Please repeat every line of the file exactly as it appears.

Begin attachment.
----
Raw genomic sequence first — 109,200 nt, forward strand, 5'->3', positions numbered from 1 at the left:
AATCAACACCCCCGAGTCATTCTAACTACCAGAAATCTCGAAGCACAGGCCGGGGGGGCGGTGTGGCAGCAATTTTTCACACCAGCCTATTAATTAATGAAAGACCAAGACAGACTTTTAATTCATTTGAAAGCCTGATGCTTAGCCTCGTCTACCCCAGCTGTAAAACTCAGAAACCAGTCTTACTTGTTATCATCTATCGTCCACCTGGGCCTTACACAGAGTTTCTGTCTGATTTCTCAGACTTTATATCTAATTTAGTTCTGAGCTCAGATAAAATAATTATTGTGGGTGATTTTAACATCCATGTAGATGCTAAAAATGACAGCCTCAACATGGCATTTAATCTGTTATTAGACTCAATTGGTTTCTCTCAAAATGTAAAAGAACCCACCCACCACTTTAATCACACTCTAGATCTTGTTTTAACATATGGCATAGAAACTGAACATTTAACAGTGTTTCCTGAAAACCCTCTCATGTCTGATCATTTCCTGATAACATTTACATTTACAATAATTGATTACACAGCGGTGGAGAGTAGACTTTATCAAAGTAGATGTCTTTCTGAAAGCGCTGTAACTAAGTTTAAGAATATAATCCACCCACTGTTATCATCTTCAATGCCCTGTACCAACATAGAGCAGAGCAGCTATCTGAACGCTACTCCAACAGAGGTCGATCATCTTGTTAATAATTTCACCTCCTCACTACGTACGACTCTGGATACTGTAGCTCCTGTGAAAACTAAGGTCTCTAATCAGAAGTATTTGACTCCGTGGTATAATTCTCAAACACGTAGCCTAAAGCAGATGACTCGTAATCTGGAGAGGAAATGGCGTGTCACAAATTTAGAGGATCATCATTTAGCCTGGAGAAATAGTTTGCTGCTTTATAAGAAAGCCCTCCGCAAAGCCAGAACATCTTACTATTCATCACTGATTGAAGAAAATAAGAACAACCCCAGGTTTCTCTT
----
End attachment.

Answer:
Raw genomic sequence first — 109,200 nt, forward strand, 5'->3', positions numbered from 1 at the left:
AATCAACACCCCCGAGTCATTCTAACTACCAGAAATCTCGAAGCACAGGCCGGGGGGGCGGTGTGGCAGCAATTTTTCACACCAGCCTATTAATTAATGAAAGACCAAGACAGACTTTTAATTCATTTGAAAGCCTGATGCTTAGCCTCGTCTACCCCAGCTGTAAAACTCAGAAACCAGTCTTACTTGTTATCATCTATCGTCCACCTGGGCCTTACACAGAGTTTCTGTCTGATTTCTCAGACTTTATATCTAATTTAGTTCTGAGCTCAGATAAAATAATTATTGTGGGTGATTTTAACATCCATGTAGATGCTAAAAATGACAGCCTCAACATGGCATTTAATCTGTTATTAGACTCAATTGGTTTCTCTCAAAATGTAAAAGAACCCACCCACCACTTTAATCACACTCTAGATCTTGTTTTAACATATGGCATAGAAACTGAACATTTAACAGTGTTTCCTGAAAACCCTCTCATGTCTGATCATTTCCTGATAACATTTACATTTACAATAATTGATTACACAGCGGTGGAGAGTAGACTTTATCAAAGTAGATGTCTTTCTGAAAGCGCTGTAACTAAGTTTAAGAATATAATCCACCCACTGTTATCATCTTCAATGCCCTGTACCAACATAGAGCAGAGCAGCTATCTGAACGCTACTCCAACAGAGGTCGATCATCTTGTTAATAATTTCACCTCCTCACTACGTACGACTCTGGATACTGTAGCTCCTGTGAAAACTAAGGTCTCTAATCAGAAGTATTTGACTCCGTGGTATAATTCTCAAACACGTAGCCTAAAGCAGATGACTCGTAATCTGGAGAGGAAATGGCGTGTCACAAATTTAGAGGATCATCATTTAGCCTGGAGAAATAGTTTGCTGCTTTATAAGAAAGCCCTCCGCAAAGCCAGAACATCTTACTATTCATCACTGATTGAAGAAAATAAGAACAACCCCAGGTTTCTCTT